Tate Papers ISSN 1753-9854

The Model of Vladimir Tatlin’s Monument to the Third International: Reconstruction as an Instrument of Research and States of Knowledge

‘History is not data but conquest, renewed in time and space by a thorough knowledge, unceasingly continued, unceasingly supplemented. This is indeed the lesson which we must learn from Paris-Moscow’.1 In these words Pontus Hultén introduced, in his lead article in Les Cahiers du Musée national d’art moderne, the project of the Paris-Moscow exhibition, organised in the spring of 1979 at the Centre Pompidou. At the crossroad of the exhibition’s main axes sat an object undoubtedly invested with the spirit of ‘conquest’ which motivated Pontus Hultén as an art historian: the Model of the Monument to the Third International by Vladimir Tatlin. This lost work has been reconstructed several times and each artefact synthesises and formalises a different state of knowledge in a given form and time. Pontus Hultén has been a major protagonist in at least two of these reconstructions. Various exhibitions justified their production, a recurrent circumstance in the history of replicas and reconstitutions of twentieth-century works of art.

With Malevich, Tatlin was the principal artist to benefit from the rediscovery and rehabilitation of the Russian avant-gardes carried out by Hultén with the help of Willem Sandberg, the director of the Stedelijk Museum of Amsterdam and Troels Andersen, the Danish historian. With Andersen, Hultén, then director at the Moderna Museet of Stockholm, conceived a retrospective of Tatlin’s work which opened its doors in the summer of 1968. The retrospective was based on research Andersen undertook mainly through T.M. Shapiro, one of Tatlin’s assistants for the construction of the first Model of the Monument to the Third International in Pétrograd in 1919–20. Hultén wished to resuscitate one of the symbols of the Revolution in Russian art and society: ‘For the first time, it seemed possible that an artist-engineer materialises the synthesis of architecture and sculpture.’2

Perceived as the outcome of Tatlin’s spatial experiments which began in 1913 and his first Counter-Reliefs, the Monument was also the prototype for many examples of monumental architecture of propaganda commissioned by the Bolsheviks to glorify the Revolution. Although never built, this 400 metre-high tower of glass and steel spanning the Neva was to rise in a slope of two latticed spirals in which four geometrical volumes were meant to be superimposed (a cube, a pyramid, a hemisphere and a cylinder) rotating on their own axis. On 8 November, 1920, the anniversary of the Revolution, Tatlin exhibited a five-metre high model in his ‘space, materials and construction workshop’. One month later, for the VIIIth Soviet Congress, he relocated it to the Trade Union House in Moscow. For the 1925 International Exposition of Modern Industrial and Decorative Arts held in Paris Tatlin built a smaller tower (approximately three metres high), whose spirals looked radically different from the first model. These two original ‘towers’ have been lost.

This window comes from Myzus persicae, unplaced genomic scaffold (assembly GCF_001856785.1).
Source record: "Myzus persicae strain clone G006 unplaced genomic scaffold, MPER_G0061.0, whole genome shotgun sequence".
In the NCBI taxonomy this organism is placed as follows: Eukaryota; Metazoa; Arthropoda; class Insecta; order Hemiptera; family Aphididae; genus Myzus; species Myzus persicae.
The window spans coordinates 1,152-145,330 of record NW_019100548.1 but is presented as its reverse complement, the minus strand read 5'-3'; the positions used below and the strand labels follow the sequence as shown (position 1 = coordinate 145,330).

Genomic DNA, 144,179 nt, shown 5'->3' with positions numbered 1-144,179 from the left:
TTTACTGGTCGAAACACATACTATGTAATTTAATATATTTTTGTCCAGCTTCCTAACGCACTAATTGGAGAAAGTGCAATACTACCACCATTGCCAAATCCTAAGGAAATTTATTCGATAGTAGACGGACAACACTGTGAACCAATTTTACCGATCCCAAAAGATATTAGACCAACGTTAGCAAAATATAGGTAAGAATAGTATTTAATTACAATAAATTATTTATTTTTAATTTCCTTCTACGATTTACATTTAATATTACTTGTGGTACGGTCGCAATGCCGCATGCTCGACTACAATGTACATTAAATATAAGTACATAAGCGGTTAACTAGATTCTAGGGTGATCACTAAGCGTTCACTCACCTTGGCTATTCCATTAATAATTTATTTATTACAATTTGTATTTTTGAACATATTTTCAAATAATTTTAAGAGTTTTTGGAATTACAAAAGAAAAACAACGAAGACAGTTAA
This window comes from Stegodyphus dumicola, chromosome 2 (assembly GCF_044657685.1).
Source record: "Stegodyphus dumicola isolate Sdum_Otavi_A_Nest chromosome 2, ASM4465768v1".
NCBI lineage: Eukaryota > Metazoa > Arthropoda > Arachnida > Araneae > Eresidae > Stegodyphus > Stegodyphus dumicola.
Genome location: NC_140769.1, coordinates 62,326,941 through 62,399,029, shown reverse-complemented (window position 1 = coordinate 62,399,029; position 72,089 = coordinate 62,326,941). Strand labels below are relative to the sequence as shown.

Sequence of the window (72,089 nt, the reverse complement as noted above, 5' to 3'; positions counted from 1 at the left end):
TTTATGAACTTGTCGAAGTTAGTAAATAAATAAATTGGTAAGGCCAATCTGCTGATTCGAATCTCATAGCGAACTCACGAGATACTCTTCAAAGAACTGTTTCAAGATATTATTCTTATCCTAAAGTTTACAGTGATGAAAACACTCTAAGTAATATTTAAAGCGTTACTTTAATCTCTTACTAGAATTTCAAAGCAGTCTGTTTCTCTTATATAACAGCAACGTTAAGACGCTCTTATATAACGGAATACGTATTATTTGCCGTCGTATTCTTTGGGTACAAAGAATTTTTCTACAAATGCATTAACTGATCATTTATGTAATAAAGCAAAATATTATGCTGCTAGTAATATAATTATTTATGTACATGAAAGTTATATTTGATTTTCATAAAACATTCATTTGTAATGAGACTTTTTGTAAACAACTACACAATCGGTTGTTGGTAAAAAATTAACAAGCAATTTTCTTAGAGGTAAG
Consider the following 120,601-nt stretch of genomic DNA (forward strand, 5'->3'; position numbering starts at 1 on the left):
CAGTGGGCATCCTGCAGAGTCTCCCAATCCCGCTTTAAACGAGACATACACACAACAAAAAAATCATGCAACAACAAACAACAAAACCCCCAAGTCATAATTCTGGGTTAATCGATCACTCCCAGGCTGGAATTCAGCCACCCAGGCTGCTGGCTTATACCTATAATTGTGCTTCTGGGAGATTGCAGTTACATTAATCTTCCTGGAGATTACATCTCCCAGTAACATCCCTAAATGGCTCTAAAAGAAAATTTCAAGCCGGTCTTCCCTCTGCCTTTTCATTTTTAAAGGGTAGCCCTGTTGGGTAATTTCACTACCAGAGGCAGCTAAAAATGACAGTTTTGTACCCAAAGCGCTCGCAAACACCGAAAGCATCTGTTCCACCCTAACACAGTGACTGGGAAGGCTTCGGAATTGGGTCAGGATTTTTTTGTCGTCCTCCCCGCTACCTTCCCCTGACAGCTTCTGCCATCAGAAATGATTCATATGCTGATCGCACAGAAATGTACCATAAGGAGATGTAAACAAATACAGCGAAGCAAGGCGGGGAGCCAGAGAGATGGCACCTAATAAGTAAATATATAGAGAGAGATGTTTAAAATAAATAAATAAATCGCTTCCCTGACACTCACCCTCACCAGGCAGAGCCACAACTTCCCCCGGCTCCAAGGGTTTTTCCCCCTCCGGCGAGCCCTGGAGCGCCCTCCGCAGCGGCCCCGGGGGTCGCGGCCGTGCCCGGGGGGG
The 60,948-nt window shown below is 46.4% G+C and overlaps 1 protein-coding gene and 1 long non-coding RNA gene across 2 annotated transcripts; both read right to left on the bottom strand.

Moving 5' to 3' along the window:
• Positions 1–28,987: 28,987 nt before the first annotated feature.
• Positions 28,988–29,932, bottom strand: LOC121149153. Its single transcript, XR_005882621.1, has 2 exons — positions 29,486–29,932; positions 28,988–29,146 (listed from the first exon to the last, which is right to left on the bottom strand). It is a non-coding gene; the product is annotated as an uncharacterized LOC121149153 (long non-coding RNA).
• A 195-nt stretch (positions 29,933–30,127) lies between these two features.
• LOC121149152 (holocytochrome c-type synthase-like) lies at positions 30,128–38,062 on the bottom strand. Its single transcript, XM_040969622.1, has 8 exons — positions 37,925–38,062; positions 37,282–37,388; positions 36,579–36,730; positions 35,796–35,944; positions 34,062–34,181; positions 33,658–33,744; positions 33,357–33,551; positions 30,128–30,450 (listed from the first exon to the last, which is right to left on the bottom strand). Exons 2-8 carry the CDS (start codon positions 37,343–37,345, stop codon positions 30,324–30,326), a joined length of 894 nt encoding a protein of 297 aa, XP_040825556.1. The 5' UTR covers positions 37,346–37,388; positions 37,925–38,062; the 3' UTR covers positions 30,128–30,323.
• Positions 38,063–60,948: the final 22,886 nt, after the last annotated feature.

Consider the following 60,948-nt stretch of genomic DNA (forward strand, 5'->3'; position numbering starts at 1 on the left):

Two drafts and three photographs of the first model published in 1921 with the text ‘Tatlin against Cubism’ by Nicolaï Punin, along with indications provided by Shapiro, were originally the only material brought to the historian Ulf Linde and the artist Per Olof Ultveldt, in charge of the reconstruction of the Stockholm ‘tower’. A 1:10 scale model had been initially produced. Then, the study of a photograph of the 1925 model, together with a high-angle view of the top of the first ‘tower’ under construction, improved knowledge of Tatlin’s architectonic system. These new elements helped the construction of the wood and iron full-scale model built by carpenters Arne Holm and Eskil Nandorf and ironworker Henrik Östberg. The satisfaction of Hultén and Andersen was considerably tempered by the difficulties they encountered with Russian museums when negotiating loans requested for the retrospective. The discussions ended in March 1968 with an outright objection from the Soviet Ministry of Culture. Deprived of original works by Tatlin, the project focused exclusively on reconstructions: the Model of the Monument to the Third International, three Counter-Reliefs from Portsmouth College of Art realised by the artist Martyn Chalk, the flying machine Letatlin 1930–1, the costumes for the Zanguézi show of 1923 and a model for a seat designed in 1927 by Tatlin and his student Rogogine (from the University of Newcastle-upon-Tyne).